— A Noble Life • Dinah Maria Mulock Craik

... and bearing of the speaker to be such that even the distant spectator, too far off to hear, should "know that there was a Roscius on the stage". He would have found a French audience in this respect more sympathetic than an English one.[1] His own highly nervous temperament would certainly tend to excited action. The speaker, who, as we are told, "shuddered visibly over his whole body when he first began to speak", was almost sure, as he warmed to his work, to throw himself into it ...
— Cicero - Ancient Classics for English Readers • Rev. W. Lucas Collins

... was Holingsworth, but one altogether of peculiar character and temperament—as unlike him who rode by my side as acid to alkali. The latter was a dashing, cheerful fellow, dressed in half-Mexican costume, who could ride a wild horse and throw the lazo with any vaquero in the crowd. He was a true Texan, almost ...
— The War Trail - The Hunt of the Wild Horse • Mayne Reid

... of the East, to throw off past traditions and mould their civilization after that of Western countries, it was not in the nature of the lively and impulsive Japanese to advance along the path of reform with the calmness and circumspection that might have been possible to a people of less active temperament. Without doubt many foreign institutions were at first adopted rather too hastily, and the passing difficulties which now beset Japan are to some extent the inevitable result." It would be blindness ...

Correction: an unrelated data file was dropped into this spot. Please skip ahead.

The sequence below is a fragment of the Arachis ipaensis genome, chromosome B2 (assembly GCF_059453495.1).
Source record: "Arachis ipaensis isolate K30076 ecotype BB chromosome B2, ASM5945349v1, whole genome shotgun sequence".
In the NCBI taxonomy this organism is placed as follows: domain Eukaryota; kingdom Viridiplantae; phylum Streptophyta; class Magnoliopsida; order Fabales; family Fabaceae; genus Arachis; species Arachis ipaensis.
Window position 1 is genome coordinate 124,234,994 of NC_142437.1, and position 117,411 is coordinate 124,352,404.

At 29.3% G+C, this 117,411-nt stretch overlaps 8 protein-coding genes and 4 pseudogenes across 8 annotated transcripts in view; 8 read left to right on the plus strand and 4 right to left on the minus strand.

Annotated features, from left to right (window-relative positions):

— Scientific American Supplement, No. 392, July 7, 1883 • Various

... it is true that social conditions, racial characteristics and individuality in temperament enter very actively into the problems of the care of children in libraries and since it is also true that the books children read and the care which is given to them in libraries are frequently reflected in their conduct in relation to the School, ...
— Library Work with Children • Alice I. Hazeltine

... narratives. Here it was that one evening we received a visit from an acquaintance, Mr. Hilton Soames, tutor and lecturer at the College of St. Luke's. Mr. Soames was a tall, spare man, of a nervous and excitable temperament. I had always known him to be restless in his manner, but on this particular occasion he was in such a state of uncontrollable agitation that it was clear ...
— The Return of Sherlock Holmes - Magazine Edition • Arthur Conan Doyle

... habits of life and temperament I had certainly fallen into a strange adventure. Not only had Eve herself come to mean for me everything that was real and vital in life, but I was most curiously attracted by her terrible father. I ...
— An Amiable Charlatan • E. Phillips Oppenheim